> point is mainly "epistemological", although we might argue on this  
> too. The point is that physics is a branch of arithmetic,

If there is no reality to numbers, arithmetic cannot even produce the
appearance of physics. Illusions have a real basis. Again, you need
an ontological premise.

>and that it  
> can be extracted (formally) from computability theory + the self-
> reference logic (provability theory).
> >> A mathematical anti-realist is an ambiguous expression. How could  
> >> them
> >> believe in Church thesis which is equivalent with the assertion  
> >> that a
> >> universal number exist in arithmetic.
> > In the way that I have explained to you a thousand times: the
> > assertion
> > that certain entities exist is just taken as part of the game.
> No. You insist that there is primary matter.

Whether I do or not has no bearing on how formalists interpret
mathematical existence postulates.

> I am neutral on this. But  
> I do show we don't need that hypothesis to undersatnd why the  
> universal numbers develop beliefs and discourse on primary matters and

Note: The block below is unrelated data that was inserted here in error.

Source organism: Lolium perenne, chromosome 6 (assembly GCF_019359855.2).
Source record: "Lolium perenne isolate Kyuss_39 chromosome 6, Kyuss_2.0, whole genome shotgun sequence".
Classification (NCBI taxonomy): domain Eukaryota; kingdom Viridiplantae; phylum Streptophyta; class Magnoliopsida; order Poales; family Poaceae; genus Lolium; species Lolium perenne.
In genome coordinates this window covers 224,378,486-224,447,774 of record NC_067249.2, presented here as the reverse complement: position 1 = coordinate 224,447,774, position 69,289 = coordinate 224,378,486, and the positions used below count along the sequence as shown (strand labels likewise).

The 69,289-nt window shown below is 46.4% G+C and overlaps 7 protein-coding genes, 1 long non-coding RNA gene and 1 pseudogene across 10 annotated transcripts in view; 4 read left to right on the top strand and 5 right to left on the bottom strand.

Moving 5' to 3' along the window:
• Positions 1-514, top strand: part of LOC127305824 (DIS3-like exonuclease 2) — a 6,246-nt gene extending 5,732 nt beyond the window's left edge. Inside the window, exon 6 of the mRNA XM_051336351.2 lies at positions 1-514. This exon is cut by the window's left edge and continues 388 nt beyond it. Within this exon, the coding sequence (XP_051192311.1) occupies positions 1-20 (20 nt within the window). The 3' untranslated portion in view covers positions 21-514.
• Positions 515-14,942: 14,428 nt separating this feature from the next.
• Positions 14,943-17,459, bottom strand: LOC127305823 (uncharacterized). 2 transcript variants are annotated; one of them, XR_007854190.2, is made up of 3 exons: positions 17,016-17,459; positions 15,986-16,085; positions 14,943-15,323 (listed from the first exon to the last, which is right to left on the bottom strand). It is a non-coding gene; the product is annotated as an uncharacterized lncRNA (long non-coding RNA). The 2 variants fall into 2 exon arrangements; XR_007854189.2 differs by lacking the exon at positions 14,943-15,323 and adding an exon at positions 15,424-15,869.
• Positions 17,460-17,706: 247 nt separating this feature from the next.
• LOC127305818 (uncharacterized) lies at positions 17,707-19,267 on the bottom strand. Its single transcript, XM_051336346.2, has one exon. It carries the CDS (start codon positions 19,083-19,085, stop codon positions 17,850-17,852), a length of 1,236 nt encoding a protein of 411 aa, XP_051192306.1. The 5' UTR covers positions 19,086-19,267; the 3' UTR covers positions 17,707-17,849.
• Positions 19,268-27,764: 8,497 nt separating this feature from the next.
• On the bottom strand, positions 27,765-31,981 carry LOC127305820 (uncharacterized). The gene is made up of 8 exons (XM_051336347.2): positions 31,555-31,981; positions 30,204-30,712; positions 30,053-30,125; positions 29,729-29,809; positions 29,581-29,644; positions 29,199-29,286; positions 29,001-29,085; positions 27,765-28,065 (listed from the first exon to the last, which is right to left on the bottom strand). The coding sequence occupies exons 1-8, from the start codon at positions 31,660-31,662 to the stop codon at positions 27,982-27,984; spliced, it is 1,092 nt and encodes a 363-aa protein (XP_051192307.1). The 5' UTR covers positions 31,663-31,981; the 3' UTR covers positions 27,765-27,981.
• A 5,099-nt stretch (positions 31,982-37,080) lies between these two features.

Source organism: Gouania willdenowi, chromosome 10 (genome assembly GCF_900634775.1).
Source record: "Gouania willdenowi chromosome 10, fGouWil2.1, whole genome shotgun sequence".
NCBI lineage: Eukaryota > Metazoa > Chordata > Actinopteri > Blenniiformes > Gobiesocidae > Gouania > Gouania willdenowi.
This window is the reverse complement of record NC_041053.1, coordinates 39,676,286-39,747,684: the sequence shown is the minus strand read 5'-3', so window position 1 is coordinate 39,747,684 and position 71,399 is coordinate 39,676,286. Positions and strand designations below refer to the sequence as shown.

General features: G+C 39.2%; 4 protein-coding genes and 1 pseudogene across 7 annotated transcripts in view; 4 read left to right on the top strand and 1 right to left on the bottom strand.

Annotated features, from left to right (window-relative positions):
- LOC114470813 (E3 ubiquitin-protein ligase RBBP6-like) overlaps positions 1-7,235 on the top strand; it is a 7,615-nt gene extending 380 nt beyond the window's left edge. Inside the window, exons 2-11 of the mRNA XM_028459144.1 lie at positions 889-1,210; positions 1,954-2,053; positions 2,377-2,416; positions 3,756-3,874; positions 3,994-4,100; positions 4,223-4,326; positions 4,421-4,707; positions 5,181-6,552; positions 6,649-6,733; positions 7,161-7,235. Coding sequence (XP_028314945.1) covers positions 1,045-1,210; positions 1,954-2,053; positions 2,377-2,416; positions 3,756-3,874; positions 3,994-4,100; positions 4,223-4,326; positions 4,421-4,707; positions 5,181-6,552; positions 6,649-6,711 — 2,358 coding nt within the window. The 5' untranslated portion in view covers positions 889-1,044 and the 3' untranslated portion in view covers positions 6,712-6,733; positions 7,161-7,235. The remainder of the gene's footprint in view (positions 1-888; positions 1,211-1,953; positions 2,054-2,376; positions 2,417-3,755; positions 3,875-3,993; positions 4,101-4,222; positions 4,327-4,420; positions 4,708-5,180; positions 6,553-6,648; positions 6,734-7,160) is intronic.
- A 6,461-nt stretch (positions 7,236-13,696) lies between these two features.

> physical laws.

We  need the postulate that numbers exist, because non existing
things have existing beliefs.

> >> If it is formal game playing, just play the game.
> > If I just play the game I am never going to conclude that
> > I *am* a dreaming machine, any more than I am going to
> > conclude I am Supermario
> You forget the "yes doctor" part of comp, which plays a crucial role  
> in the reasoning.  I don't want to argue if it is ontological or not.  

Well, you should.

> That is not needed to understand that physics is no more the  
> fundamental science once comp is assumed

Comp alone does not do it.

> >> The theory is enough
> >> precise to allow that.
> >> Do you have a definition of formalism which does not rely on
> >> arithmetical realism.
> > Yes: formalism is the claim that no mathematical
> > entities actually exist,
> Well, that is you own physicalist definition. A general formalist  
> believes the same for any theory, and never assume things like primary  
> matter. You are not a formalist in math, but a conventionalist.

"Conventionalism: This is also called formalism. In Kantian terms this
is the view that mathematics is analytical a priori. In other words,
that all mathematical statements are true by definition or


> then I think you have missed the failure of formalism and logicism in  
> math due to incompleteness.

Sigghh..no that's the failure of Hilbertian formalism, not of
game-playing formalism.

> > that mathematics is just
> > the exploration of the consequences of various rules